I like retirement-linked emergency savings. I think it’s a really simple concept that can and does work well. I’d like to see way more adoption of these approaches, and common use of automatic enrollment. Automatic enrollment really works for us as busy people.
GUIDELINE: Another topic that is growing in popularity since the pandemic started, is the future of work. Looking ahead, how do you think the changing workplace, and benefits, will impact the future of retirement?
Employment seems to be becoming more “on-demand” and “at will” than it was when I first entered the workforce. That means people work for more employers and in more employment situations, with interesting implications for retirement coverage and portability.
In this variable environment if we want people to do a good job of saving for retirement we need to make sure they are continuously offered an opportunity to save for retirement at work, where the paycheck is happening, and on an automatic basis.
We also need to make sure retirement assets are portable – that they tend to flow into a single account rather than proliferating into many smaller accounts – so that people can see what they have and manage it as a single chunk of retirement-income-generating assets.
GUIDELINE: Your career has spanned both private and public ventures—and now you’ve started your own consulting group. What is your new team focused on?
We focus on retirement savings initiatives that increase coverage, use, and income. We work directly with states who are legislating for or implementing state-facilitated retirement savings programs. Colorado, North Carolina and Virginia are three great examples.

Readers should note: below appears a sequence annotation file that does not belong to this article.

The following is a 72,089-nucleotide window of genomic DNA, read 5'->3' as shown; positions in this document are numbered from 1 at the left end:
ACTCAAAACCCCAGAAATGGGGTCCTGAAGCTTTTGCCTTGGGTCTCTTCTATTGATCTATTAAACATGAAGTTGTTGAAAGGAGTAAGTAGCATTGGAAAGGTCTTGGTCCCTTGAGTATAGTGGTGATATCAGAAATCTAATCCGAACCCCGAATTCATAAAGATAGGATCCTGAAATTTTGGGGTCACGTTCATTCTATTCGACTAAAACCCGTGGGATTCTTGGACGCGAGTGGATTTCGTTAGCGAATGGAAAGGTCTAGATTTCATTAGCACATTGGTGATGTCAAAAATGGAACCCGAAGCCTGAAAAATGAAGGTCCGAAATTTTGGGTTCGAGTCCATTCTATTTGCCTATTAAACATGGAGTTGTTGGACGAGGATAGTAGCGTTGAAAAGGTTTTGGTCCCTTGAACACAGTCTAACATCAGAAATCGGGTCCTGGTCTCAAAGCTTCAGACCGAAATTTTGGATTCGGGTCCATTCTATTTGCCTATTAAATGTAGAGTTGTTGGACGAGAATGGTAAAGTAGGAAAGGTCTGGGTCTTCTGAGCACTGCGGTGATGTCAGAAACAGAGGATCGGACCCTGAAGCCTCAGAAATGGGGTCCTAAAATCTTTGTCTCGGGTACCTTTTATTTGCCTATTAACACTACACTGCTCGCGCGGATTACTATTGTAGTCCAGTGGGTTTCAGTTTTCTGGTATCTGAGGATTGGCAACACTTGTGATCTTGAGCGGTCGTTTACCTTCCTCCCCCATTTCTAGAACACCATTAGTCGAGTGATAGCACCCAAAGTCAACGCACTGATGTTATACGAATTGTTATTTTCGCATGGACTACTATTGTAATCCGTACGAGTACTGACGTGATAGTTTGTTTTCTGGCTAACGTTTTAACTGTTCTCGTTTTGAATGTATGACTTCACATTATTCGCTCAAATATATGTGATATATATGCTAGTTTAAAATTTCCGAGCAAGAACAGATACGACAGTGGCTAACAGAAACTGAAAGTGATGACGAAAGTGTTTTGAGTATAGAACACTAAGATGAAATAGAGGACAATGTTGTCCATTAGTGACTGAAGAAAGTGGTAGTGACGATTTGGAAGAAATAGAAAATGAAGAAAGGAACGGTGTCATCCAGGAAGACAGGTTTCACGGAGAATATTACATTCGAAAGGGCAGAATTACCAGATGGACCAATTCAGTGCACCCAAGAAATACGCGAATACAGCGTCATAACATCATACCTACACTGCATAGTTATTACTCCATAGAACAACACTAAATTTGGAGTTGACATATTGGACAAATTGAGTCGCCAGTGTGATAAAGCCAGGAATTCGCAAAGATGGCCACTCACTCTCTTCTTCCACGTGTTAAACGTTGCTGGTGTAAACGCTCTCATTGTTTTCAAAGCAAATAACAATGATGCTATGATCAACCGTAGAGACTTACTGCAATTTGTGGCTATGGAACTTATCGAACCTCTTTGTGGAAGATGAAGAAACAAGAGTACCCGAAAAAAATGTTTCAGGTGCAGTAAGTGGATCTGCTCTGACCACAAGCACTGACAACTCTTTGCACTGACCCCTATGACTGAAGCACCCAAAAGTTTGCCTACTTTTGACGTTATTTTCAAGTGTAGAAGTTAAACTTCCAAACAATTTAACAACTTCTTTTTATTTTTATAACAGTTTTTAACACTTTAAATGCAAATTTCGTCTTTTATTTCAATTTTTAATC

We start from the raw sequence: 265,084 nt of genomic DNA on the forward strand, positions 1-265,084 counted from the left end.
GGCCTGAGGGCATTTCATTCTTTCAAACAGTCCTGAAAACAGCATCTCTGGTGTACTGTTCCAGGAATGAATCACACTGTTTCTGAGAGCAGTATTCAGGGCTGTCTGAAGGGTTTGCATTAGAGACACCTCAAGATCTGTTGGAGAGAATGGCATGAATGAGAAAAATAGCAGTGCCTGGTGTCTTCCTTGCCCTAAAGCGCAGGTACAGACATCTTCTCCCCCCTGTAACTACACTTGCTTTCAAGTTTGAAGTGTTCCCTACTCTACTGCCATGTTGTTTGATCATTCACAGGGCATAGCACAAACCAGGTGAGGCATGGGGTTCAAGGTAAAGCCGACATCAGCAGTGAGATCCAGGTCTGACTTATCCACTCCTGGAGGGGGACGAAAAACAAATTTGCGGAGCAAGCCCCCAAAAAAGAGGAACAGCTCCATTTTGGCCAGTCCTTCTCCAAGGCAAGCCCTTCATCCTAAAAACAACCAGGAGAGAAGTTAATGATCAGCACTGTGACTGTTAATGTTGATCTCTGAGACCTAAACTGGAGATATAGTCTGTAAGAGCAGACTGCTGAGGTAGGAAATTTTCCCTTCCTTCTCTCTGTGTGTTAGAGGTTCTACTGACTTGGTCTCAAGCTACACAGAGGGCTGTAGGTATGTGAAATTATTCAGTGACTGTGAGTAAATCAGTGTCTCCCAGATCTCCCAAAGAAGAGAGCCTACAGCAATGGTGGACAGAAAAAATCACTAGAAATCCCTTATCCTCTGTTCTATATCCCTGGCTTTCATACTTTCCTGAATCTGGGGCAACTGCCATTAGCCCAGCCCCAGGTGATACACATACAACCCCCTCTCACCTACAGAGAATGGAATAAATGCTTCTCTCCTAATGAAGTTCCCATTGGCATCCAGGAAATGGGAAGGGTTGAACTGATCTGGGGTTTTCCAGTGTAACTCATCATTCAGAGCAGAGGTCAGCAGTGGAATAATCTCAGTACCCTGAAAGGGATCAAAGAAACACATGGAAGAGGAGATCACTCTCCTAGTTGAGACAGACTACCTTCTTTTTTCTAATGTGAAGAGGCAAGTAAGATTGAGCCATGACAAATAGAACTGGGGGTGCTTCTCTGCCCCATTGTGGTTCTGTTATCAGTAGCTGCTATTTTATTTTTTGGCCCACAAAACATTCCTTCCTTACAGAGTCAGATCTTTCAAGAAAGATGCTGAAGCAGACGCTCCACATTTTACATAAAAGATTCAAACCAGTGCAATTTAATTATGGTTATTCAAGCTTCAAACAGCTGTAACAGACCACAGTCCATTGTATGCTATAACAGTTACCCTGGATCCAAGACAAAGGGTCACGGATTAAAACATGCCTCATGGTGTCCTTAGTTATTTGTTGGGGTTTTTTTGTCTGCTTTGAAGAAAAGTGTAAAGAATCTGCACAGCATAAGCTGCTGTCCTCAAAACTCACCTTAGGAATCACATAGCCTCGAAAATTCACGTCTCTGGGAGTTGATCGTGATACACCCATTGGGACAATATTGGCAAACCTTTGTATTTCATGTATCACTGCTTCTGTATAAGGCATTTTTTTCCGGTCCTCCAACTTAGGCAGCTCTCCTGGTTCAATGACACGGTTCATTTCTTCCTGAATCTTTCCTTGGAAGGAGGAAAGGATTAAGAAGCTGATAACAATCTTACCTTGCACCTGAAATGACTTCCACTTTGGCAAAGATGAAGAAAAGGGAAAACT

We also work with private sector providers who serve or want to serve states. And we work with policy organizations to set strategy and directly support retirement savings innovation by states and providers. Because our expertise straddles the public, private and policy spaces we can get people focused on the right actions quickly and cost-effectively. And, we love our work.
GUIDELINE: There are some great hidden gems in your newsletter for readers, including what’s on your bedside reading table. Care to share what you’re reading now?
Yes! I will give you two nuggets. I’m currently listening to the Professional Troublemaker podcast by Luvvie Ajayi Jones. Spicy! And as a project I’m reading my way through the U.S. presidents. I’m just wrapping up Rutherford B. Hayes and his Civil War diary is a must read. Next, we’re heading into president #20, which is James Garfield.
Here’s a site I use to pick my reads (thank you Steve!) So – I’ll take some input – which one of Steve’s four recommendations should it be? I’m leaning in the direction of Garfield: a Biography but Dark Horse is looking super-tempting too.
Special thanks to Catherine New for her help on this article.